Thursday, August 25, 2016

Craig on defining atheism

Here. 

Why fact and opinion is a false dilemma

Let me rant and rave a little bit about the “fact and opinion” exercises that are given to school children. (Here, I am operating in the tradition of C. S. Lewis, who in the Abolition of Man complained about the implied positivist philosophy that he thought to be smuggled into students’ English textbooks). This “fact and opinion” dichotomy strikes me as being intellectual rat poison. According to the school exercise, A fact is what can be proven true or false and can be true for everyone, an opinion is a personal feeling and is not necessarily true for everyone.

This seems, pretty clearly, to commit the fallacy of the false dilemma. There can be a fact of the matter as to whether something is true or false, without our being able to prove it true or false. There can be a “fact of the matter” about something, and at the same time there can be more or less reasonable opinions about it. In fact, the most reasonable opinion about something may turn out to be false, nevertheless it is the most reasonable opinion. Consider Jack the Ripper. There are a lot of opinions about what Jack the Ripper was, but there is also a fact as to who committed those murders. Is opinion a) something purely subjective, or b) something about which there is a truth, but uncertainty amongst human beings as to what the truth is? I frequently use that term of b, but very often people mean a. This gets really difficult when I ask students to write papers and want me to give me their reflective opinions, supported by argument. If he fact-opinion dichotomy is exhaustive, then I am asking for an impossibility.

Tuesday, August 23, 2016

Baseball and sharing your religious beliefs online

Yes, these two are related, according to Warner Wallace.

"If you’ve ever interacted with hostile atheists online, you’ve probably been frustrated at times and wondered if your efforts were worthwhile at all. At times like this I try to remind myself of the three reasons anyone “shuns” a truth claim; many of us are committed to our position for other than rational evidential reasons (that’s true for everyone, including Christians). It’s important to see your efforts to reach the opposed as a baseball game rather than a tennis match. The goal isn’t points, it’s advancing people around the bases. You’re not alone on the court, you’ve got help on the field. I’m not always trying to hit home runs with people who disagree with me. Instead, I am simply trying to be faithful to my Master, reflect his image, and leave people with something to think about."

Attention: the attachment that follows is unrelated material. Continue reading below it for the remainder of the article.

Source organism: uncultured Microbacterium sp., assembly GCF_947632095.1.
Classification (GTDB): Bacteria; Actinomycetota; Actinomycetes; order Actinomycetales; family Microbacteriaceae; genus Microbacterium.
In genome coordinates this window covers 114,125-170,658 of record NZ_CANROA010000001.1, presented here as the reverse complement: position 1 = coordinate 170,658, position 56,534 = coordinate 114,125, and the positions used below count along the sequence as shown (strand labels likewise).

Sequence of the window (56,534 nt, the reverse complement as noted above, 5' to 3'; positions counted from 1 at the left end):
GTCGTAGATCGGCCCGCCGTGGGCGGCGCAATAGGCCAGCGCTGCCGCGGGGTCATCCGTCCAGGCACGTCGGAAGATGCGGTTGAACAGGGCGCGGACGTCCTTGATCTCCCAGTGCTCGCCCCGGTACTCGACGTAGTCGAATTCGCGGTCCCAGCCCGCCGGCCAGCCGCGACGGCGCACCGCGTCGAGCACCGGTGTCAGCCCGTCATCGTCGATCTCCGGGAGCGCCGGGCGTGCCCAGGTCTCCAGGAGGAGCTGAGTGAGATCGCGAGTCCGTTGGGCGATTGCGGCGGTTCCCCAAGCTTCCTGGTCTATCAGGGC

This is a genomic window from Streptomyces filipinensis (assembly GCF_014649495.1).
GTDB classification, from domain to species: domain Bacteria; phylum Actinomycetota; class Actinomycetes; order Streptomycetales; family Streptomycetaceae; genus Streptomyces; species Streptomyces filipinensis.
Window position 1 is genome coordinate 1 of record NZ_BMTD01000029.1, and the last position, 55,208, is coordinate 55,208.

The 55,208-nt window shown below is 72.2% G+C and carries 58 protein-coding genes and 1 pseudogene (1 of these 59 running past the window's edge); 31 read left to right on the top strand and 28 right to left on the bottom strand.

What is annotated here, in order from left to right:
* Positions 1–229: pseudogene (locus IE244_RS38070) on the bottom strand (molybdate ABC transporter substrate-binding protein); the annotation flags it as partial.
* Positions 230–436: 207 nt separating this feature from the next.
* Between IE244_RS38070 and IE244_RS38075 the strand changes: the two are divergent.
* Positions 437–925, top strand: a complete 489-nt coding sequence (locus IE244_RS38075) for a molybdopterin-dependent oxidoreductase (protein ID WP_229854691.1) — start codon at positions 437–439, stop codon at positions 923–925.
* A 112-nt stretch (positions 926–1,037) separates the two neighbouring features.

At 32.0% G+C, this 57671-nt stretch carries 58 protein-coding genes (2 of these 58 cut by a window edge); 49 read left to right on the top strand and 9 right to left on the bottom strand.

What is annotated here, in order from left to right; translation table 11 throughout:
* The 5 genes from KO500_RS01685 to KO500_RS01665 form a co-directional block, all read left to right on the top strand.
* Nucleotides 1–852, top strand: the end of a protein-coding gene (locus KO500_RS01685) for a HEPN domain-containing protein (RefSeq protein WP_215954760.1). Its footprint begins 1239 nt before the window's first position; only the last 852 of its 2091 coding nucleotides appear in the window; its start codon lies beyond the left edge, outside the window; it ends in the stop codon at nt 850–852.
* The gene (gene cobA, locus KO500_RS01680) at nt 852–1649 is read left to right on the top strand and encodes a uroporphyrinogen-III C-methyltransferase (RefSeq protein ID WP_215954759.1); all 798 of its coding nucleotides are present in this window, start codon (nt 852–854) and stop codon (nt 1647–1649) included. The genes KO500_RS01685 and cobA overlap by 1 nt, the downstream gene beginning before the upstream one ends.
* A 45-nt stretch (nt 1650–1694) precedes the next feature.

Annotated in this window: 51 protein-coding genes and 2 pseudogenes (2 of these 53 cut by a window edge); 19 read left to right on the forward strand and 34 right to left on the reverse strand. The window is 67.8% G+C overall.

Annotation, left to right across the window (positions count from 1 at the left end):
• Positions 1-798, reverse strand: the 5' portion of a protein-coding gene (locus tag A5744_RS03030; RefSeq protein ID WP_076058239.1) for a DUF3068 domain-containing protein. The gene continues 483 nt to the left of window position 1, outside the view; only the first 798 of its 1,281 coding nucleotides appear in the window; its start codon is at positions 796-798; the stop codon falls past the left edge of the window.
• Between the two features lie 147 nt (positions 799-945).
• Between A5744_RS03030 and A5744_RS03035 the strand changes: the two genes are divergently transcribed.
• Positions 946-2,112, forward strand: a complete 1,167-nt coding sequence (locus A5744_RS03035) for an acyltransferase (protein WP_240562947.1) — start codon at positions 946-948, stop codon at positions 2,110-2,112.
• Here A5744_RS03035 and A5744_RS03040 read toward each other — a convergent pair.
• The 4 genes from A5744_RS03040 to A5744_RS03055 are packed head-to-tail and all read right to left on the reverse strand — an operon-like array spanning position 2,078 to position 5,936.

The Last Post by Thomist Blogger Doug Benscoter

Who passed away last May at 30. Sad, I still remember when my good friend and Thomist Joe Sheffer passed away at 36, in 1989.  This is his argument.

Among other arguments I've defended in favor of classical theism, I have also defended a Thomistic modal argument inspired by Robert Maydole.  Let's first define two terms:

Something necessary is something that exists and cannot possibly-not exist.

Something contingent is something that possibly exists and possibly does not exist.  Contingency should not be conflated with "dependency."

Here is the argument:

1. Something presently exists. (Premise)
2. Something cannot come from nothing. (Premise)
3. Either everything that exists is contingent, or else there exists at least one necessary entity N. (Definition)
4. Necessarily, there was never a past time at which nothing existed. (From 1 and 2)
5. Possibly, there was a past time at which nothing contingent existed. (Premise)
6. Therefore, a necessary entity N exists. (From 4 and 5)

Consider this reductio ad absurdum (reduction to the absurd):

7. N does not exist. (Assumption)
8. Possibly, there was a past time at which nothing existed. (From 3, 5, and 7)
9. (8) contradicts (4).
10. Therefore, (7) is false. (From 8 and the law of non-contradiction)

Monday, August 22, 2016

A Video on The Ontological Argument

I have never thought well of the OA, and I remember writing a comment on an Ontological Argument paper called "How to be an atheist" outlining several rebuttals. Nonetheless, here. 

Thursday, August 18, 2016

Earth to Lawrence Krauss

From Manuel Alfonseca, here. 

Second: out of nothing one can create nothing.Nothing does not exist, as we know since the time of Parmenides. As usual, nothing is confused with the vacuum. A vacuum is not nothing, because it has several qualities (space, time, energy, existence) that nothing does not have.